Here he is touched with his mother’s suffering, but he doesn’t refer to her as "Mother" rather as "Woman". Have you ever wondered why? On the face of it, it would have seemed to be more tender and loving to have done so, and Jesus lacked nothing in consideration and compassion. The reason is that Mary must no longer think of him as being her son. The more she thinks of him as her son, the more she will suffer when he suffers. Mary must begin to look upon Jesus as her "Lord". Even then she will suffer, but this suffering will be of a different nature. She will then know that however terrible his agony is, it is glorious because of its purpose. She will then begin to concentrate on its redemptive meaning. Mary’s merely emotional suffering must be replaced by something higher, that is, by adoration. This was the way that Jesus ministered love unto the broken hearted. It shows that in the Cross all barriers have been broken. Mary represents the women of the world, all too often treated as inferior. She represents those getting on in years. But at the Cross there’s no age barrier, no sex barrier, for all who come to Jesus are part of his household.

This Third Word from the Cross also reveals the relationship of Jesus with his disciple John, the one who had been closest to him. It didn’t require a long explanation for John to know what was meant. We read that from that hour John took Mary into his own home. The question might be raised, "But why was not Mary committed into the care of one of her other children?" The answer is probably because they as yet hadn’t received him by a living faith. John was ready and acted without hesitation. It has been said that this Word from the Cross is the least theological, but practical application of the gospel must never be separated from its message. It is only as theory is translated into practice that relationship with Christ becomes a living reality. This Word tells us that there’s love for you in the cross, and it’s a love which having been received, is to be shared with others.

"My God, my God, why have you forsaken me" (Matt. 27:46).
There is a depth of feeling in this cry from the heart, made with an intensity matched only by the darkness which had draped itself over the terrible spectacle. It’s surely symbolic that the sun couldn’t shine upon such a scene as the crucifixion of its Creator. The darkness lasted three hours and wasan outward sign of the darkness that now wrapped itself around the soul of Jesus. Wave after wave of evil swept over his consciousness. All the sin of the world, the awful legacy of the fall of mankind was laid upon Jesus. "He who knew no sin was made to be sin for us that we might be made the righteousness of God in Him" (2 Cor 5:21).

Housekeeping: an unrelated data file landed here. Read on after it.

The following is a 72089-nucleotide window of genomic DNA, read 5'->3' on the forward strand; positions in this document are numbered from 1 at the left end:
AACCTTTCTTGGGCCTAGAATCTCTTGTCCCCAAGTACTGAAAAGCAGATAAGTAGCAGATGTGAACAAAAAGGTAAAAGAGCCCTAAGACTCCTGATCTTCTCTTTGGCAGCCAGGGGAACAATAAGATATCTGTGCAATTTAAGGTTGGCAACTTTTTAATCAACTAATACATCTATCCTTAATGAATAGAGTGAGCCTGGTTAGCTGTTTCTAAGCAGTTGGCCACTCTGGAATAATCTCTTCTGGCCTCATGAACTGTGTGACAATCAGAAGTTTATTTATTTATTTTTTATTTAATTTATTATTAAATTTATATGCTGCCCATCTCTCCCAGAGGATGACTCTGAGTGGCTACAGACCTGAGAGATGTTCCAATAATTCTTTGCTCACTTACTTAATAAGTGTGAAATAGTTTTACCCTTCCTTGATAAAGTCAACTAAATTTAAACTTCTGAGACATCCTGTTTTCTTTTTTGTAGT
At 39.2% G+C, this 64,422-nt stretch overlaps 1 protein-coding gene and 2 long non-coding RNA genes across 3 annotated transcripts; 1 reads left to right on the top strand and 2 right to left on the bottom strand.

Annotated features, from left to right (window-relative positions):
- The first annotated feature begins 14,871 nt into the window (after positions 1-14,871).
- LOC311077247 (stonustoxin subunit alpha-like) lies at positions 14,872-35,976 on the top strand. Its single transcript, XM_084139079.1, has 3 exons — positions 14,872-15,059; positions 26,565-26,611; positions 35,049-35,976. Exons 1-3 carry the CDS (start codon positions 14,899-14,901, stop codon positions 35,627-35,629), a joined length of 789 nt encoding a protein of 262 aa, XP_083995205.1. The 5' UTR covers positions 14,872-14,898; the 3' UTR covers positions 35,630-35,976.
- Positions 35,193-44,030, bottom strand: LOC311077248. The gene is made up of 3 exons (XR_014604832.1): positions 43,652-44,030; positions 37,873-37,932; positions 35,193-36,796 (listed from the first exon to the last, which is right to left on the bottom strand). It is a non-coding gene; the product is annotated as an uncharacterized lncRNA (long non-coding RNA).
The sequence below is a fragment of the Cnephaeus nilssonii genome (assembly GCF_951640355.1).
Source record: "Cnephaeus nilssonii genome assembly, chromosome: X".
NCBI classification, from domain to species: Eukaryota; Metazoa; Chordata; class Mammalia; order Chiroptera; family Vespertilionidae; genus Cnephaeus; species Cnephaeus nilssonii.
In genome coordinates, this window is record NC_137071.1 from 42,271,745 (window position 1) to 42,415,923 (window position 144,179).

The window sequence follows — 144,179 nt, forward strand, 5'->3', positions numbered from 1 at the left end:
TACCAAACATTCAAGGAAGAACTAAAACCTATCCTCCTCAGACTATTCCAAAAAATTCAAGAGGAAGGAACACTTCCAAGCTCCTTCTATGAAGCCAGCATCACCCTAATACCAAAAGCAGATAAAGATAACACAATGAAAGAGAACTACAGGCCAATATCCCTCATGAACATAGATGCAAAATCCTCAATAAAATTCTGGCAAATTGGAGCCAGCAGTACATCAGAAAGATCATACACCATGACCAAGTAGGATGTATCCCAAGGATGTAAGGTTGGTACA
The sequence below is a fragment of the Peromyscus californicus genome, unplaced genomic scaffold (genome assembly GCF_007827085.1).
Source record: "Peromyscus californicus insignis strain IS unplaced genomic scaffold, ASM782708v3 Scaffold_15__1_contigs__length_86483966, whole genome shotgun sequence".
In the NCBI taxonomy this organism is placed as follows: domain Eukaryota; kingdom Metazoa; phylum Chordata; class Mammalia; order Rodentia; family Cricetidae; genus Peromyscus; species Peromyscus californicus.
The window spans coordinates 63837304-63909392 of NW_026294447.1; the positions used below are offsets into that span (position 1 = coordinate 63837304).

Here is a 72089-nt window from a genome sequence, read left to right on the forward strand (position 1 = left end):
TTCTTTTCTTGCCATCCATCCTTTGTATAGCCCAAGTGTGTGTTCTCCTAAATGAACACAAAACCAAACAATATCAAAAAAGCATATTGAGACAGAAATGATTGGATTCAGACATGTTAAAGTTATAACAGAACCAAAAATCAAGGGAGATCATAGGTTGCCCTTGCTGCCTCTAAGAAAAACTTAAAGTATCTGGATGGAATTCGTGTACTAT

Only the night before, Jesus had told his disciples that in his hour of trial they would all desert him but he said, "Yet I am not alone, for my Father is with me" (John 16:33). But now at the climax of his passion, at the moment of making atonement for our sin it was necessary that even his Father should stand aside. Just as a scapegoat of the Old Testament had to be banished into the wilderness, so Jesus had to bear the sin of the world alone - literally. God forsaken. He who was made sin for us was feeling the punishment of the sinner, being separated from God. His humiliation was complete. It has been said that "Christ’s self-emptying was not a single act or bereavement, but a growing poorer and poorer, until at last nothing was left to Him but a piece of ground where He could weep and a Cross where He could die." (Abraham Kuyper)

How Jesus felt as his loud cry broke the dreadful silence of that moment of destiny we cannot know. Never before had he stood alone, forsaken by God his Father. Yet, although he was forsaken he never ceased to be his Father’s well-beloved Son, for he was carrying out his Father’s will and purpose in becoming our atonement for sin. This Word from the Cross points us to the cost of the atonement made. Thank God, there’s atonement for sin at the Cross by the Lord Jesus. It’s something we must never lose sight of.

"I thirst" (John 19:28).
The hours of torture on the Cross took a tremendous toll on the body of Jesus. Execution by crucifixion was not a sudden death like being shot by a firing squad. It was a long drawn out, lingering death carried out under the Eastern sun. His wounded hands and feet would be quickly inflamed, resulting in a fever of thirst and His body would soon be dehydrated.